What Brazil's Populist Bust Could Teach Trump
In the other half of the Americas, Donald Trump's bombast, aggression, and populist aggrandizement have fed comparisons to Venezuelan strongman Hugo Chavez, the archetypal caudillo. But in fact, to incarnate the late Venezuelan Comandante, Trump would have to capture or trample too many robust U.S. institutions -- the courts, Congress, the media, to name a few. That seems unlikely.
Instead, in policy terms at least, the more appropriate and in many ways no less disastrous comparison may be to former Brazilian President Dilma Rousseff.
True, besides trademark hairdos, there's little surface resemblance between the volcanic showman mogul and the onetime Brazilian guerrilla turned Workers Party wonk who governed Latin America's largest country.
But consider the shared traits and policy preferences and quirks, which roiled Brazil and might portend trouble for any divided democracy. Second-guessing the markets? Check. Willfulness? Sim, senhor. A disdain for conventional politics? Check again. An appetite for alternative facts and immunity to fiscal reality? Double check. Taken together, these traits offer a prescription for a debacle foretold.
Rousseff's predilection for alternative facts was well known. Back in 2005, when she served as President Luiz Inacio Lula da Silva's chief of staff, she scotched the finance minister's prudential advice to curb spending and generate a budget surplus as "rudimentary." Six years later she was running the country and shredding the economics rulebook. She poured money into pet government projects, showered tax breaks and soft loans on corporate darlings, and ring-fenced the economy with buy-Brazilian rules. Sound familiar? Her finance minister, Guido Mantega, even gave this policy adventure a fancy rubric, the "new economic matrix," on a bet to make South America's underachiever great again.
That didn't work out so well. Putting Latin America's biggest economy in a nationalist bell jar encouraged corruption and shackled competitiveness. The damage was most evident at Petrobras, once the proudest Latin American multinational, which saw its reputation and market value collapse. Lavishing corporate champions with tax breaks and subsidized loans swelled corporate bottom lines but didn't draw much investment, let alone a flock of building cranes. Fiscal stimulus goosed growth but sabotaged the budget as government spending outpaced the economy, stoking inflation without creating many jobs.
Sure, Brazil's economy briefly surfed the commodities swell, but little of the increase in gross domestic product owed to structural advances. Gains in total factor productivity -- the broadest measure of competitiveness -- accounted for only a tenth of growth during the Workers Party governments from 2002 to 2014, according to Otaviano Canuto, who oversees Brazil and eight other developing countries for the World Bank.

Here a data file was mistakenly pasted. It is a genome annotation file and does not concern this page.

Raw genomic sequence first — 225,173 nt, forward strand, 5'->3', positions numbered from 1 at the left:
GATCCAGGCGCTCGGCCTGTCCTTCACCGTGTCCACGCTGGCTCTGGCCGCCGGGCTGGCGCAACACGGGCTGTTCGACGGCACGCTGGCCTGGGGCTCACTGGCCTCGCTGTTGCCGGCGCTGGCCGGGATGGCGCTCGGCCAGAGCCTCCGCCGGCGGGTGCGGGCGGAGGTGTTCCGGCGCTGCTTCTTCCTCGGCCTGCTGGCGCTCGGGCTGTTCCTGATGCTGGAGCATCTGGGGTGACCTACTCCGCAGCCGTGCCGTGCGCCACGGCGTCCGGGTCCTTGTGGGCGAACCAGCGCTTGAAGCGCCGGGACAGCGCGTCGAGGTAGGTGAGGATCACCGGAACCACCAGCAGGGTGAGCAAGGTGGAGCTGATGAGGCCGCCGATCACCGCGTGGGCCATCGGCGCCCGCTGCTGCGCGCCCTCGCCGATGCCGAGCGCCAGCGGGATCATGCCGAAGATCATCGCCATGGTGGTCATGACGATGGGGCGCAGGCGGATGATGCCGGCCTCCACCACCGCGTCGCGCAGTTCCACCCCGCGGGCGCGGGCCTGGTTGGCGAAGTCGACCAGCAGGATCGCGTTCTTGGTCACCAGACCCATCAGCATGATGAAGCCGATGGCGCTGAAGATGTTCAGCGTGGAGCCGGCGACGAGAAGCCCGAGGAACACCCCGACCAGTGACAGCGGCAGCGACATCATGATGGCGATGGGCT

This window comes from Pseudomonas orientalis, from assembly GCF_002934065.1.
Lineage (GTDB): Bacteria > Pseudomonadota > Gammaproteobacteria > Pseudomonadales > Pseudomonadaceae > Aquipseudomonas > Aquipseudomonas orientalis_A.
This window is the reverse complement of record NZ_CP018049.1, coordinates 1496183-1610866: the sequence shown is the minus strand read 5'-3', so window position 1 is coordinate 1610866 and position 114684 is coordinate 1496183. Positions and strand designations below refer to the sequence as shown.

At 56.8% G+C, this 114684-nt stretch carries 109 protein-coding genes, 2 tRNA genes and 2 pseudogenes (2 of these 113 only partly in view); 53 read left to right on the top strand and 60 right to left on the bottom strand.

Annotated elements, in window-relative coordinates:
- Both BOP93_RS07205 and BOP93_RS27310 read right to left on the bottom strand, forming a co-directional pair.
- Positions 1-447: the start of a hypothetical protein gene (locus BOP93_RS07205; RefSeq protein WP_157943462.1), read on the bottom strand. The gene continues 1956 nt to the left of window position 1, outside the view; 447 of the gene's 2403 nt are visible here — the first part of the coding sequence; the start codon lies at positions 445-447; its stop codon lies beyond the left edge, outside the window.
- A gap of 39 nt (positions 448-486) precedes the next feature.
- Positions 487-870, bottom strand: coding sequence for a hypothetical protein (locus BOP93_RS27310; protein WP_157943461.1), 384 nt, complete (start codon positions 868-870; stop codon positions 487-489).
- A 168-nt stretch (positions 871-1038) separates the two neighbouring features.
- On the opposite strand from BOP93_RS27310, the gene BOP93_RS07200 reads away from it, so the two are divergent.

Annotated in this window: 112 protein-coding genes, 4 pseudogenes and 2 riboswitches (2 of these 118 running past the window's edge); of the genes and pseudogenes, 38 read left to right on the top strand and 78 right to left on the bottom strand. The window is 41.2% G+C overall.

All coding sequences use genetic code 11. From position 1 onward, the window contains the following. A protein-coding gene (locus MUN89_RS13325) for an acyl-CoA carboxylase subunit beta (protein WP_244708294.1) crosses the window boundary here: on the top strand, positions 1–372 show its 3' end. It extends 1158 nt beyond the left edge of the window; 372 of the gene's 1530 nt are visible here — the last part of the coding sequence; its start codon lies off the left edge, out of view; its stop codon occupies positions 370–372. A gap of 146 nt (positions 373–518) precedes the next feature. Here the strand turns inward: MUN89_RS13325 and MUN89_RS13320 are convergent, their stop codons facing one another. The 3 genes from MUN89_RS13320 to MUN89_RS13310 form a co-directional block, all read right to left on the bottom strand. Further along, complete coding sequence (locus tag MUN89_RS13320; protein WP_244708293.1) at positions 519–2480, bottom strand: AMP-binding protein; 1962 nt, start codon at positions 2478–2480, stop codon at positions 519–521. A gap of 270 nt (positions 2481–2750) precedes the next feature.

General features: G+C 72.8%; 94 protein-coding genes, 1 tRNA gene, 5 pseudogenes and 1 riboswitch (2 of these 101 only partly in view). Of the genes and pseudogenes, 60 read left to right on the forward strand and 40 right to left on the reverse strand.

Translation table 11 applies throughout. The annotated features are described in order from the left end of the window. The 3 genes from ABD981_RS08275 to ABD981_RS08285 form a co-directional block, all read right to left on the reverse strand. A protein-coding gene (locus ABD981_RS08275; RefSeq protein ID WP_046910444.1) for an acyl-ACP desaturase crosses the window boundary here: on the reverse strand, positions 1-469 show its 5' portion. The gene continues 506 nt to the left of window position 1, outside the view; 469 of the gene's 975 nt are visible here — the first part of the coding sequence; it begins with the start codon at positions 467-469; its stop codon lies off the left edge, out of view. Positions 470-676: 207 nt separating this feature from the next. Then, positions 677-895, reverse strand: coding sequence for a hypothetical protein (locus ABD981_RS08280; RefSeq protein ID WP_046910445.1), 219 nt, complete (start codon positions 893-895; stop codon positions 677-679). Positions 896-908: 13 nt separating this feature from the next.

When Rousseff finally responded to the emergency, in late 2013, she made things worse. Marshaling public banks to conceal the damage, she broke the fiscal responsibility law and paved the way for her own impeachment last August. Brazil's economy shrank 6 percent in the last two years, the worst recession in a century. Some 12.3 million Brazilians are jobless, nearly double the number of three years ago. Only now, with the economy in the tank, has inflation begun to ease. President Michel Temer, who took over after Rousseff's impeachment, has pivoted toward fiscal sobriety, but his agenda of structural reforms -- a bruising 20-year spending cap, overhauling social security and labor laws -- assures more pain before any recovery.
Trump is not Rousseff, but he might take a cue from the "populist sugar rush," as the World Bank's Otaviano Canuto puts it. "Tweeting about companies, bringing CEOs into government, micromanaging the economy -- all this is very Dilma-like," said Monica de Bolle of the Peterson Institute for International Economics. "You get a bump at first, and then you disorganize the economy."
Brazilians also know something about the perils of grooming corporate champions. "If the U.S. moves to unhealthy relationships, with government getting into bed with business, that tends to be very bad," Arminio Fraga, a former Brazilian Central Bank president, told me. "That's a source of inequality and unfair advantages that people have trouble tolerating, as we know too well in Brazil."
Brazil was not alone in its protectionist frenzy. Closing borders and buying Latin American was gospel among governments on the left and right across the region though most of last century and made a comeback in the 2000s. Its major ideologue was Argentine economist Raul Prebisch, another economic nativist who wanted to nurture homegrown industry and build walls against predatory traders (albeit rich-world predators). "I don't know if Raul Prebisch is smiling or rolling in his grave," said Marcos Troyjo, a Brazilian scholar at Columbia University, in a recent seminar on Trump's policies.
Trump ultimately may be too pragmatic an executive, and his own political base too firewalled against fiat, to indulge the sort of nationalist folly that sunk Rousseff and her country's fortunes and dogged Latin America for decades. But Brazil's woes are a cautionary tale about mortgaging wealth and stability to the populist temptation, and that's a problem no border wall can fix.
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